Defamation / Reputation
Afanasyev v. Zlotnikov
Closed Mixed Outcome
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The Superior Court of the State of Delaware gave a decision upon the motion to dismiss filed by Fox Corporation and Fox Broadcasting Company in one of the several cases before the court relating to media coverage of Dominion’s role in the 2020 presidential election. In the present case, Dominion sought to extend the liability for allegedly defamatory statements published by the Fox News Network to its parent company, Fox Corporation, and a wholly owned subsidiary of Fox Corporation, the Fox Broadcasting Company. The Court denied the motion to dismiss filed by the defendants, ruling that Dominion adequately pleads actual malice on behalf of Fox Corporation and that the latter is directly liable for the allegedly defamatory statements published by Fox News. On the other hand, the Court granted the motion to dismiss with regards to Fox Broadcasting, as Dominion failed in adequately pleading “actual malice” on the part of Fox Broadcasting.
US Dominion, Inc. is a Delaware corporation with Dominion Voting Systems, Inc. and Dominion Voting Systems Corporation as its subsidiaries (the plaintiffs), engaged in the business of electronic voting softwares and hardwares. Fox Corporation and Fox Broadcasting (the defendants) are Delaware entities headquartered in New York, with Fox Broadcasting and Fox News wholly owned by Fox Corporation. This case is one of several that the plaintiffs had filed in the court relating to media coverage of Dominion’s role in the 2020 presidential election.
The plaintiffs had filed a complaint on March 26, 2021. In US Dominion, Inc. v. Fox News Network, LLC, 2021 WL 5984265 (Del. Super. Dec. 16, 2021) (Dominion I), Dominion alleged that Fox News Network published defamatory statements accusing Dominion of election fraud with regard to media coverage of Dominion’s role in the 2020 presidential election. Fox News predicted that former President Trump had lost the State of Arizona which turned out to be correct, but also angered former President Trump and his political allies who made a number of public statements denouncing Fox News which resulted in a decline of the audience of Fox News as well as negatively impacted the stock value of Fox Corporation. Dominion claimed that after this, Fox entities decided to further President Trump’s election fraud narrative to win back viewers and began connecting Dominion with the election fraud narrative [p. 3]. The court in Dominion I held that Dominion had adequately pleaded actual malice by Fox News [p. 7].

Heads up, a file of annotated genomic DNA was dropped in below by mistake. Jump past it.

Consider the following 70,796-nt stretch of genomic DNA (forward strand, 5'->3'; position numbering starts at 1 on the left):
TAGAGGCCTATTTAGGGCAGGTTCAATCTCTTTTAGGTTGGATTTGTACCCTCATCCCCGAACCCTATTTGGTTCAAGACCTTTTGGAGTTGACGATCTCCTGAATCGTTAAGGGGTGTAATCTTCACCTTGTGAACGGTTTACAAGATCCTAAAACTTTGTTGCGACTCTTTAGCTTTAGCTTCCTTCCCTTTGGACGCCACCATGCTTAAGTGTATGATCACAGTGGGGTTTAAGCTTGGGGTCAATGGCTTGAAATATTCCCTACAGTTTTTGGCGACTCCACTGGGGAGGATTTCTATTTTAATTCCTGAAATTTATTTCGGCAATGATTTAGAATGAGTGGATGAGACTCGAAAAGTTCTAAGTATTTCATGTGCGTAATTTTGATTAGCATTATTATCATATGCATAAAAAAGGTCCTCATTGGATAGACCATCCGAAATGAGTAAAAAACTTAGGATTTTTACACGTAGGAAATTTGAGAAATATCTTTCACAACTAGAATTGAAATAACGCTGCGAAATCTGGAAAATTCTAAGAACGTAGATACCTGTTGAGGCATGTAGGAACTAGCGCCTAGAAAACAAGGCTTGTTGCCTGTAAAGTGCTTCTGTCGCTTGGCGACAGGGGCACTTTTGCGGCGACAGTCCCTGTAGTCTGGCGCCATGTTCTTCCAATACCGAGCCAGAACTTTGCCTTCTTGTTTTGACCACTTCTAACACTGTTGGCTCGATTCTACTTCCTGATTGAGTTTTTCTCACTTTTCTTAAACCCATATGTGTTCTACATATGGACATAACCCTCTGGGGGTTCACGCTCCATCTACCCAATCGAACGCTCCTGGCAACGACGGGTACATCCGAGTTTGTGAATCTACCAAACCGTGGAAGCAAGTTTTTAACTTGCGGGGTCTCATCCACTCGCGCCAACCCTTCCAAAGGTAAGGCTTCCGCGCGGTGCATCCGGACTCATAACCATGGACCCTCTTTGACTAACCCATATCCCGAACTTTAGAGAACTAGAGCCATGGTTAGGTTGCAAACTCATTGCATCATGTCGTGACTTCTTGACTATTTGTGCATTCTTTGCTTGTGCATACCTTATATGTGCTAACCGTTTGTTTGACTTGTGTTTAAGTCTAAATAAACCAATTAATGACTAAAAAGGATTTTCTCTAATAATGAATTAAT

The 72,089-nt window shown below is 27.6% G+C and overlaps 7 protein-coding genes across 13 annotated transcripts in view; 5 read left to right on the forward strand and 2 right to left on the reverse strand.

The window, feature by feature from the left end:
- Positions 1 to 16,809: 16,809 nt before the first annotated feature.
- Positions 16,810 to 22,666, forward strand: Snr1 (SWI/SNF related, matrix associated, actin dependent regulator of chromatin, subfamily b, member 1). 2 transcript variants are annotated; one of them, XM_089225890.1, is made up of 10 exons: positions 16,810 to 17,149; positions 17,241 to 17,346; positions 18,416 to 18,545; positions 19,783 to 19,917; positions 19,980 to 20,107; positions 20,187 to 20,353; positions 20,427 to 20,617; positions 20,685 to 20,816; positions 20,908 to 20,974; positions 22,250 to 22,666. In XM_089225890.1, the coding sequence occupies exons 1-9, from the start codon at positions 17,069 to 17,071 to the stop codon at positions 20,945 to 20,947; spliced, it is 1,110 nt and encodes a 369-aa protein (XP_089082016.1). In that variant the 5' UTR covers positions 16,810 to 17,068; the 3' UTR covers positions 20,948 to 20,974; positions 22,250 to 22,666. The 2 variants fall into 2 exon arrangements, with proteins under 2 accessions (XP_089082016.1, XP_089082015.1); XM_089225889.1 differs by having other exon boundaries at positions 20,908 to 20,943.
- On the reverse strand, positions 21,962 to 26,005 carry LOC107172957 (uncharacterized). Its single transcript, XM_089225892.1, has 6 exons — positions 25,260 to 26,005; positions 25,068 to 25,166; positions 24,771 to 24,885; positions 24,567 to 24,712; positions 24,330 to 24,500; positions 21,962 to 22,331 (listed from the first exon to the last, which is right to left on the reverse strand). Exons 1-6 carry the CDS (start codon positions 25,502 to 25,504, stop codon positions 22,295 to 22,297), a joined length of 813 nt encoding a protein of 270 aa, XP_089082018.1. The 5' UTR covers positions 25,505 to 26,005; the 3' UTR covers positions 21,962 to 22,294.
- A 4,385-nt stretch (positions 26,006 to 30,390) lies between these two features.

In the current case, the plaintiffs filed a complaint to extend liability for the same statements to Fox News’s parent company, Fox Corporation, and another of Fox Corporation’s wholly owned subsidiaries, Fox Broadcasting Company, LLC [p. 1].
Justice Eric M. Davis of the Superior Court of the State of Delaware presided over this case. The major issue for consideration was whether the defendants could be held liable for the defamatory statements made through Fox News.
The defendants had contended that the statements were not defamatory in the first instance. However, the court stated that the statements had already been considered in Dominion I and refused to re-litigate its holdings in Dominion I as the defendants had failed to show any reason for carrying out such an exercise. The court further observed that it would be inappropriate to litigate Fox News’ underlying liability in an action where it was not a party [p. 11].